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Re: Isolating Transformers, The Earth wire connection conundrum

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It would be nice (but probably not possible) if we could now have a short summary of the acceptable scenarios.
At the present there is only one acceptable scenario.

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to comply with the regulations in force
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Old 27-10-2013, 09:07   #221
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Re: Isolating Transformers, The Earth wire connection conundrum

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At the present there is only one acceptable scenario.
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to comply with the regulations in force



Non-compliance with regulations in a particular part of the world would be listed as a disadvantage in the epilog that I requested above. Depending on where one plans to sail, regional regulations may or may not matter.

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Old 27-10-2013, 09:15   #222
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Re: Isolating Transformers, The Earth wire connection conundrum

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I would also like to see this, now that so much has been hashed out.
We are discussing the merits of wiring a transformer as an isolation transformer with multiple outlets whose output is left “floating” ie. Two wires, no earthing of the output side of the transformer.
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Old 27-10-2013, 10:27   #223
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Re: Isolating Transformers, The Earth wire connection conundrum

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Given chala that you insist RCD s are three wire when in fact only ever live and neutral are fed through it. An RCD does not require ground to operate . Merely that current flows to the power supply , via a or any path that does not contain the RCD. That path may or may not include earth

Dave
Yes and for that reason the power supply cannot be left floating with only two hots. " Merely that current flows to the power supply via a or any path that does not contain the RCD"

So we have as per above a live = one wire, a neutral = a second wire and a path = a third wire for the current to flows to the power supply.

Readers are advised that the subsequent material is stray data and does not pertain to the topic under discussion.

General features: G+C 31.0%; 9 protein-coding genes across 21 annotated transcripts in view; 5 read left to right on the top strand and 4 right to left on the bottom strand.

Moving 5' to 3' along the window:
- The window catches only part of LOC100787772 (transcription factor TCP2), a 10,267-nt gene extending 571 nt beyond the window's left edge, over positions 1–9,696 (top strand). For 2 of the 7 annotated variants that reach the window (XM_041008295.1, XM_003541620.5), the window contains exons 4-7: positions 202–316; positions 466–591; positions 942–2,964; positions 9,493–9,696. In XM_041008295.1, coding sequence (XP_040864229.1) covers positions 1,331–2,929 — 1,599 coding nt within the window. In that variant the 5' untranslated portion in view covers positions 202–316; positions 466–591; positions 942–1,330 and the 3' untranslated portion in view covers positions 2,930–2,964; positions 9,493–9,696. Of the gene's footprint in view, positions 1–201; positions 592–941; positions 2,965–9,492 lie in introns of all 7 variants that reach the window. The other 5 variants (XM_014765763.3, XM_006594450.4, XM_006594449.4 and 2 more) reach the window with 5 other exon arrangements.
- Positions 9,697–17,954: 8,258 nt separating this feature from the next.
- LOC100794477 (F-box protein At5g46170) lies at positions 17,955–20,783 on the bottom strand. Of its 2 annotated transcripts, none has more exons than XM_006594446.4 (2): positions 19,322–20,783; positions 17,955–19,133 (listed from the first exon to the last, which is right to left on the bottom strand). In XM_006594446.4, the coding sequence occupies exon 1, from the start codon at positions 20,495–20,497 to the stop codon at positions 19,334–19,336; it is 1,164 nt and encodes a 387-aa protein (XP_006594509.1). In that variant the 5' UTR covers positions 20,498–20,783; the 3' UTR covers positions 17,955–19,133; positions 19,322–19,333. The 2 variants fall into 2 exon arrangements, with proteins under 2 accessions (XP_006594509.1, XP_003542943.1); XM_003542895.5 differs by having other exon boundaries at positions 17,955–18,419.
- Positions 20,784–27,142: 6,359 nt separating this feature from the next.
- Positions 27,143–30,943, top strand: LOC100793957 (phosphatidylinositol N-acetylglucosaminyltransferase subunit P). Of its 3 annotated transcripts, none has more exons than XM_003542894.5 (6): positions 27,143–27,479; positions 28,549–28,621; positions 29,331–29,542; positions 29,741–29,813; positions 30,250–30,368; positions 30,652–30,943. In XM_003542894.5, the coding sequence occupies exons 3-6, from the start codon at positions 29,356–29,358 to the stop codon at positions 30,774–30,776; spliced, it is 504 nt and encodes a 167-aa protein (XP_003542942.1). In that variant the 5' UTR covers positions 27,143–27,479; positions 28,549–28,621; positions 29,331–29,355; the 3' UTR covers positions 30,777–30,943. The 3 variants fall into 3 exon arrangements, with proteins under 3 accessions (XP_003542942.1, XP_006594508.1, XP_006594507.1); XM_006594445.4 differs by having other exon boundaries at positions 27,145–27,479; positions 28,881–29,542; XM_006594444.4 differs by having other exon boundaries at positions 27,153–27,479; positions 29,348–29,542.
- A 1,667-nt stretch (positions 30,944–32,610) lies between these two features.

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Old 27-10-2013, 10:40   #224
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Re: Isolating Transformers, The Earth wire connection conundrum

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What difference do you make between the above quoted transformers and one isolation transformer wired with multiple outlets.?
In the US, the typical power company transformer serving residential single phase service has the secondary center tap reconnected to earth ground. So ground is referenced on both sides of the transformer and provides a ground loop path for conductance.

With the IT system like Jedi has, the secondary side is isolated from all ground paths. With a true floating IT, the current path is always between the two conductors and not conductor to ground. This greatly reduces shock hazard.

Its not perfect as it is still possible to get connected to each leg of the circuit through various faults as previously discussed. But overall, it practically eliminates leg to earth shock hazards on a boat. When installed correctly.
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Old 27-10-2013, 10:48   #225
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Re: Isolating Transformers, The Earth wire connection conundrum

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Yes and for that reason the power supply cannot be left floating with only two hots. " Merely that current flows to the power supply via a or any path that does not contain the RCD"

So we have as per above a live = one wire, a neutral = a second wire and a path = a third wire for the current to flows to the power supply.
Actually with an IT, it's really just two wires that compete the circuit. Both ends have the same potential, so its not exactly correct to say to you have a hot, a neutral and ground.

I'm not saying this well, but the two wire carry no current or voltage unless the circuit is complete. You really have two hots at opposite phase to each other.